All should not happen. On Oct. 31,
All Souls Day, November 2nd, does anyone really understand why it is a holy day or is it just another meaningless holiday Catholics are asked to attend church? All Souls Day is a day that the Catholic Church has set aside to help pray for all the souls not yet joined with god. During this day, people are asked to pray for all of the departed who have passed on and are now in purgatory working very hard to have the privilege of joining to god.
Purgatory has been an important aspect of organized religion from the early days of the church until now, but never more controversial then during the time of the protestant reformation.
The following pages examine the belief of purgatory during the protestant reformation. First they will explain the history of catholic and protestant belief. Then they will present the actual doctrine itself, showing both catholic and protestant views. Finally, they will show how these beliefs have held up over the years, how they have changed and how they are still similar.
Before talking about purgatory, the subject of why there are two beliefs needs to be addressed. The Catholic and Protestant churches have two different views on purgatory. These views, actually, are one of the reasons the two churches split in the first. Martin Luther, an Augustinian monk was not happy with the state of the catholic church at that time. So, in 1517, Pope Leo X, in order to raise money to build St. Peter’s Basilica, offered indulgences for sale to the people. Indulgences offered partial remission of the penalty for sins to anyone who made donations of money. Luther believed that this should not happen. On Oct. 31, 1517, Luther nailed a list of 95 propositions to the door of the church in Wittenberg. They were mostly in objection to the right of the pope to forgive sins by the sale of indulgences. They were widely circulated in Germany and caused a great controversy. Luther was ordered to recant by Cardinal Cajetan but he refused. Some people thought that Luther had a valid point, and those people were the ones who followed him. This is where we get the split of ideas and of the churches themselves.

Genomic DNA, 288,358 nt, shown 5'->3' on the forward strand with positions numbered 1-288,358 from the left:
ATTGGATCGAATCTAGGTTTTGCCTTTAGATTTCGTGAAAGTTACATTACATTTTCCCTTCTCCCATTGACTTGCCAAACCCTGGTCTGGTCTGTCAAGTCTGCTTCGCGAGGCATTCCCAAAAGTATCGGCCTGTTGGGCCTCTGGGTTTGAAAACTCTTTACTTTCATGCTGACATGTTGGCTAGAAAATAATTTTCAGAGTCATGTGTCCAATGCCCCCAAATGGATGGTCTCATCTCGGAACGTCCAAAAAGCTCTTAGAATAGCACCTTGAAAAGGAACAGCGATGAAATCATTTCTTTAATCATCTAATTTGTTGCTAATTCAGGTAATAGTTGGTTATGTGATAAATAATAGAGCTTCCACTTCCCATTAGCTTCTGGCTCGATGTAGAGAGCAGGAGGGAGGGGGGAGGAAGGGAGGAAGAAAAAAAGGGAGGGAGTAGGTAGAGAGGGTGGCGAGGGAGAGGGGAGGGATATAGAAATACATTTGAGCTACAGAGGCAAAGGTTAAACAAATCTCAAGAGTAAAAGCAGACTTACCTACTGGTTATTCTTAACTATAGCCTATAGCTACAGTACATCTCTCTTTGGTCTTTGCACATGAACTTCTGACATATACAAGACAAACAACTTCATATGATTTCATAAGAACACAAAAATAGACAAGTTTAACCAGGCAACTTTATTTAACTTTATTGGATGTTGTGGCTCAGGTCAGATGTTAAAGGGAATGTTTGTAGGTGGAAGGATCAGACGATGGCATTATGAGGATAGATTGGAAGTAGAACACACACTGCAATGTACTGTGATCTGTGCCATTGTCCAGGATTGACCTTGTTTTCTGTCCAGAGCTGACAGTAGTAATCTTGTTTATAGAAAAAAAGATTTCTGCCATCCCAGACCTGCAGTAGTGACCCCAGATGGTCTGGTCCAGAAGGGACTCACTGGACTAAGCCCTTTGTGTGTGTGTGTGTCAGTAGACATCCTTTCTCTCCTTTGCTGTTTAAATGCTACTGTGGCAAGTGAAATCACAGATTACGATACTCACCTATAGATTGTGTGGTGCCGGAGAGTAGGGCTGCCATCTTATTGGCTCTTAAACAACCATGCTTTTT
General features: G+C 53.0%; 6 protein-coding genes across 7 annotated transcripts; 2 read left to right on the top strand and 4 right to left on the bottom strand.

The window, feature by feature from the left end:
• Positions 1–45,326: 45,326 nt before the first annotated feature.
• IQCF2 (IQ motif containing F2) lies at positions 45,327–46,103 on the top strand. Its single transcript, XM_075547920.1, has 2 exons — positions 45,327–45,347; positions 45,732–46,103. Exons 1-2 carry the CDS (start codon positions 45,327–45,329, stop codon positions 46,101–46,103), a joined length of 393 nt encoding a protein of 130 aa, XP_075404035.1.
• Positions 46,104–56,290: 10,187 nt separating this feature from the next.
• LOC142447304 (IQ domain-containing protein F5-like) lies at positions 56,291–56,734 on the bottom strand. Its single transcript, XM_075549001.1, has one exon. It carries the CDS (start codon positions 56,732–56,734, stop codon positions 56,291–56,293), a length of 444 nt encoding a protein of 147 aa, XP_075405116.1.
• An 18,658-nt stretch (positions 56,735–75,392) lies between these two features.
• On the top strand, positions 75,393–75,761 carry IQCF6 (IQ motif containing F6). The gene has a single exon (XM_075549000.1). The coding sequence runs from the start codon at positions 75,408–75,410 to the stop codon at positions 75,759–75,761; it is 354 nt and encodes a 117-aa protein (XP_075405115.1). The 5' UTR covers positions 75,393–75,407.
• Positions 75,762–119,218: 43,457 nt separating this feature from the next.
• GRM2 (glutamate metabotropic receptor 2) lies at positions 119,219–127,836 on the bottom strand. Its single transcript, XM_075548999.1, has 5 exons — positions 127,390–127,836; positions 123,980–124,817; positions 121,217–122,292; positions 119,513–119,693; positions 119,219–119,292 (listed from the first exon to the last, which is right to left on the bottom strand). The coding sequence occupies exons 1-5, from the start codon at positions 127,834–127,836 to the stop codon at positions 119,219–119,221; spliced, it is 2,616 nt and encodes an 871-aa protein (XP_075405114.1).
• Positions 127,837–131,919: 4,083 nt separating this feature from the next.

This split in the churches has a lot to do with the idea of purgatory and the selling of indulgences. Indulgences were sold to people to reduce their time in purgatory. These indulgences were sold at a very high price and most people either could not afford them or were forced to sell all they owned to purchase them. “A soul is released from purgatory and carried to heaven as soon as the money tinkles in the box.” (13 9 13)
The existence of purgatory and indulgences were not what started the split it was the selling of the indulgences and the extremely high prices for them that caused the split in the church and in the belief of purgatory itself.
The doctrine of purgatory is not very involved in the Catholic Church. There are only three paragraphs in the catechism. The basic understanding is that there is a third place after death where a person who has not sinned enough to go to hell but has not been perfect goes to be purified. Also, God helps the people in purgatory so they are not completely cut off from Him like in hell. The only other belief about purgatory is that the purification has to be painful.
Even though the catechism only has about three paragraphs on purgatory, there have been other writings on the subject. The Council of Vatican II has its own beliefs on the subject. They stated:
The doctrine of purgatory clearly demonstrates that even when the guilt of the sin has been taken away, punishment for it or the consequences of it may remain to be explained or cleansed. They often are.In fact in purgatory the souls of those who died in the charity of god and truly repentant, but who had not made satisfaction with adequate penance for there sins . . . are cleansed after death . . . .
During the Protestant Reformation this belief was a bit more thought out. They believed that purgatory and hell had the same “fire” and that the pain was the same:
St Thomas Aquinas quoted Gregory the Great as quoting St. Augustine as saying ‘even as in the same fire gold glistens and straw smokes, so in the same fire the sinner burns and the elect is cleaned’
This is taken to mean that hell and purgatory have the same punishment but in hell a person is there for all of eternity and in purgatory that person is there only as long as it takes to have his soul cleansed. Indulgences are meant to shorten this time. They cannot be used for anything else. Someone cannot just buy their way into heaven; they have to go through the same cleansing process of purgatory.
There are two kinds of indulgences. There are partial indulgences and plenary indulgences. Mostly the difference is the amount of time that is decreased by the indulgence. A partial indulgence takes off the time for one minor sin. A plenary indulgence takes off more time. This indulgence takes off a more serious sin or a few minor ones. The difference in price however is immense. This was just another reason that Martin Luther was displeased with the church.